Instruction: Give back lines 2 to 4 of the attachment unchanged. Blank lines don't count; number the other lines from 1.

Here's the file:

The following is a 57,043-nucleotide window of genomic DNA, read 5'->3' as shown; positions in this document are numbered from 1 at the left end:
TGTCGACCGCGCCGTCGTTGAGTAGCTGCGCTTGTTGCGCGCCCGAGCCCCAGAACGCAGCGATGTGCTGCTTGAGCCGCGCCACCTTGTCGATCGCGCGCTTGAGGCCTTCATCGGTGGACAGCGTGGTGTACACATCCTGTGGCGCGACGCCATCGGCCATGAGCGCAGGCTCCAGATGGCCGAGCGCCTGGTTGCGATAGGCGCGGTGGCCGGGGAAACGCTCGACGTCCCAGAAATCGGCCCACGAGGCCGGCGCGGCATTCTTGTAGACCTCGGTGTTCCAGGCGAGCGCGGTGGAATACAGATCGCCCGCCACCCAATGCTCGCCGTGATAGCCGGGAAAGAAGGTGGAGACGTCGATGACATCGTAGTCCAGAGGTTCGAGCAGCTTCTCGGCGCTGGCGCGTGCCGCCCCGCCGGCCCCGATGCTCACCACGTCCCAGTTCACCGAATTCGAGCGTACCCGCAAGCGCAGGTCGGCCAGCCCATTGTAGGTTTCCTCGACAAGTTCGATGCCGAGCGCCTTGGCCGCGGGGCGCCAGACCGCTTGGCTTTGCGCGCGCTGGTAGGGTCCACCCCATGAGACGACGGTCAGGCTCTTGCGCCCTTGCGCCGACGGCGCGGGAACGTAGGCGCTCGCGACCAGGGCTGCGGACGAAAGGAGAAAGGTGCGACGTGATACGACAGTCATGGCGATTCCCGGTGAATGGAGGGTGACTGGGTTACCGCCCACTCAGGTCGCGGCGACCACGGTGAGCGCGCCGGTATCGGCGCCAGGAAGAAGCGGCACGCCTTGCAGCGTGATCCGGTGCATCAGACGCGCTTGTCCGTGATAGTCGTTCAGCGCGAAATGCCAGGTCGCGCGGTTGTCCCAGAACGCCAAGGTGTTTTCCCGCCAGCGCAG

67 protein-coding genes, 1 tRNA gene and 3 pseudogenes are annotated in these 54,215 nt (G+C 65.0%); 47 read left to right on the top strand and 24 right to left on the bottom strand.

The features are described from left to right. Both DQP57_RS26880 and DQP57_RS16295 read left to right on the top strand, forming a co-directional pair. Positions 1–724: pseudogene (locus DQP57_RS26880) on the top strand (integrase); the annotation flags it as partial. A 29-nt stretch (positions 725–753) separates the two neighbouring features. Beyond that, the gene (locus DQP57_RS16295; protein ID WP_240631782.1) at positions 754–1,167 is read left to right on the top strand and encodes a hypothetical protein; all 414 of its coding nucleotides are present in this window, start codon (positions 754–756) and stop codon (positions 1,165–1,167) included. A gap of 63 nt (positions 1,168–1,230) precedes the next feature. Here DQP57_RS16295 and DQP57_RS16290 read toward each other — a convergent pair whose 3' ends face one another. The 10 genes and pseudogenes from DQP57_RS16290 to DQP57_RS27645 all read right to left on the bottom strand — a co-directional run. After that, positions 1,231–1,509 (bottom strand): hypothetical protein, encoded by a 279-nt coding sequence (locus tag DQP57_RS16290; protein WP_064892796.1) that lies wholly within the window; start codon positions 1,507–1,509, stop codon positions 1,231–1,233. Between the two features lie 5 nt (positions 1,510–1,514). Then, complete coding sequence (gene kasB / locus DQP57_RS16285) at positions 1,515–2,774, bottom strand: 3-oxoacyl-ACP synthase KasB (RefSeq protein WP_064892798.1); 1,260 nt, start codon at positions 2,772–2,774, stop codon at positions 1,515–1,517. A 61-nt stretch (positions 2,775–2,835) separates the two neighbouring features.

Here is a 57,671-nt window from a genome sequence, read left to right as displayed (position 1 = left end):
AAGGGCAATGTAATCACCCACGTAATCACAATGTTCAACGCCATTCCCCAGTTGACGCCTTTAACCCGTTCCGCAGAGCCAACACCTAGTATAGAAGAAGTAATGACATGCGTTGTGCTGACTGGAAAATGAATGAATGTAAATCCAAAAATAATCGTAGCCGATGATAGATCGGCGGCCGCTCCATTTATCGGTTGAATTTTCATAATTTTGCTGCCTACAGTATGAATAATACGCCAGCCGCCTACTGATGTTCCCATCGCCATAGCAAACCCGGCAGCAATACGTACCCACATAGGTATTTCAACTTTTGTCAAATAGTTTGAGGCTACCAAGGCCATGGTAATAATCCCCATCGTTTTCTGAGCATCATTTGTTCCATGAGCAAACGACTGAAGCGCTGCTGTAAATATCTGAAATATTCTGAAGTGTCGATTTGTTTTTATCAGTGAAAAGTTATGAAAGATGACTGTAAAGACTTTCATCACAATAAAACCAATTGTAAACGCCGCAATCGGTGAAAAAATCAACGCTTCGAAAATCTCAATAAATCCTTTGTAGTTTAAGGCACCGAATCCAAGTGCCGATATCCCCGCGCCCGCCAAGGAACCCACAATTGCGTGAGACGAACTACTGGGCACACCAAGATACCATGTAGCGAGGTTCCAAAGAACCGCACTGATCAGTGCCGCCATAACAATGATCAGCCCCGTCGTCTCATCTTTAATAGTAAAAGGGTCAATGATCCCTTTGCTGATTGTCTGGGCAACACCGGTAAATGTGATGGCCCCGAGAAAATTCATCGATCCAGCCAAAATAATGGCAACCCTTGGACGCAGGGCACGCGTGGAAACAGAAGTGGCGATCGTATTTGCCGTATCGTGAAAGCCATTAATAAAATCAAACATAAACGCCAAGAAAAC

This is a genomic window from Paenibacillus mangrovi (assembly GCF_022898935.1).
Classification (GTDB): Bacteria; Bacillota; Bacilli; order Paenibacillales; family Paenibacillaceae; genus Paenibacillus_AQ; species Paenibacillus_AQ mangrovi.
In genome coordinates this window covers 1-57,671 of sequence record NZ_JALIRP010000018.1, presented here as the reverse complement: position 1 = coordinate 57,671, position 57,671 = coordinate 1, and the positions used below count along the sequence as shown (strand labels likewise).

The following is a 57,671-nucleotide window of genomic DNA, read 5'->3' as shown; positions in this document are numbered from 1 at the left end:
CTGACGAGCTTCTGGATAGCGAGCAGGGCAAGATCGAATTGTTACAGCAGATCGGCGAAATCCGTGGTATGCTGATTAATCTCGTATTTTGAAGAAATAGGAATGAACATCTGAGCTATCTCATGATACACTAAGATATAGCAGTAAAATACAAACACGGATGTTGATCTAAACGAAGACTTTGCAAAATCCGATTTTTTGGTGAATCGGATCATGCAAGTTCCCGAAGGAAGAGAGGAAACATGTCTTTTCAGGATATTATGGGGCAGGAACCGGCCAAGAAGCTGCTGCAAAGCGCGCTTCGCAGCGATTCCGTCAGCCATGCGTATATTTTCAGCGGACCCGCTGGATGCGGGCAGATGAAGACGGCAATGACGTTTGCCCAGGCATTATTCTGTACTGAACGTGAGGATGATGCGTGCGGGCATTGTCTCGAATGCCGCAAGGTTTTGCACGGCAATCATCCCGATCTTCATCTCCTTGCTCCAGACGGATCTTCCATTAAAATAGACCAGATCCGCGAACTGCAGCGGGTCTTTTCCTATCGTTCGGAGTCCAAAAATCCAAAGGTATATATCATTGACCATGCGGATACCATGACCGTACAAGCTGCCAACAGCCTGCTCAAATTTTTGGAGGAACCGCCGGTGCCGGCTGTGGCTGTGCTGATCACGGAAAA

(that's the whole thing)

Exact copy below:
TGTCGACCGCGCCGTCGTTGAGTAGCTGCGCTTGTTGCGCGCCCGAGCCCCAGAACGCAGCGATGTGCTGCTTGAGCCGCGCCACCTTGTCGATCGCGCGCTTGAGGCCTTCATCGGTGGACAGCGTGGTGTACACATCCTGTGGCGCGACGCCATCGGCCATGAGCGCAGGCTCCAGATGGCCGAGCGCCTGGTTGCGATAGGCGCGGTGGCCGGGGAAACGCTCGACGTCCCAGAAATCGGCCCACGAGGCCGGCGCGGCATTCTTGTAGACCTCGGTGTTCCAGGCGAGCGCGGTGGAATACAGATCGCCCGCCACCCAATGCTCGCCGTGATAGCCGGGAAAGAAGGTGGAGACGTCGATGACATCGTAGTCCAGAGGTTCGAGCAGCTTCTCGGCGCTGGCGCGTGCCGCCCCGCCGGCCCCGATGCTCACCACGTCCCAGTTCACCGAATTCGAGCGTACCCGCAAGCGCAGGTCGGCCAGCCCATTGTAGGTTTCCTCGACAAGTTCGATGCCGAGCGCCTTGGCCGCGGGGCGCCAGACCGCTTGGCTTTGCGCGCGCTGGTAGGGTCCACCCCATGAGACGACGGTCAGGCTCTTGCGCCCTTGCGCCGACGGCGCGGGAACGTAGGCGCTCGCGACCAGGGCTGCGGACGAAAGGAGAAAGGTGCGACGTGATACGACAGTCATGGCGATTCCCGGTGAATGGAGGGTGACTGGGTTACCGCCCACTCAGGTCGCGGCGACCACGGTGAGCGCGCCGGTATCGGCGCCAGGAAGAAGCGGCACGCCTTGCAGCGTGATCCGGTGCATCAGACGCGCTTGTCCGTGATAGTCGTTCAGCGCGAAATGCCAGGTCGCGCGGTTGTCCCAGAACGCCAAGGTGTTTTCCCGCCAGCGCAG

67 protein-coding genes, 1 tRNA gene and 3 pseudogenes are annotated in these 54,215 nt (G+C 65.0%); 47 read left to right on the top strand and 24 right to left on the bottom strand.

The features are described from left to right. Both DQP57_RS26880 and DQP57_RS16295 read left to right on the top strand, forming a co-directional pair. Positions 1–724: pseudogene (locus DQP57_RS26880) on the top strand (integrase); the annotation flags it as partial. A 29-nt stretch (positions 725–753) separates the two neighbouring features. Beyond that, the gene (locus DQP57_RS16295; protein ID WP_240631782.1) at positions 754–1,167 is read left to right on the top strand and encodes a hypothetical protein; all 414 of its coding nucleotides are present in this window, start codon (positions 754–756) and stop codon (positions 1,165–1,167) included. A gap of 63 nt (positions 1,168–1,230) precedes the next feature. Here DQP57_RS16295 and DQP57_RS16290 read toward each other — a convergent pair whose 3' ends face one another. The 10 genes and pseudogenes from DQP57_RS16290 to DQP57_RS27645 all read right to left on the bottom strand — a co-directional run. After that, positions 1,231–1,509 (bottom strand): hypothetical protein, encoded by a 279-nt coding sequence (locus tag DQP57_RS16290; protein WP_064892796.1) that lies wholly within the window; start codon positions 1,507–1,509, stop codon positions 1,231–1,233. Between the two features lie 5 nt (positions 1,510–1,514). Then, complete coding sequence (gene kasB / locus DQP57_RS16285) at positions 1,515–2,774, bottom strand: 3-oxoacyl-ACP synthase KasB (RefSeq protein WP_064892798.1); 1,260 nt, start codon at positions 2,772–2,774, stop codon at positions 1,515–1,517. A 61-nt stretch (positions 2,775–2,835) separates the two neighbouring features.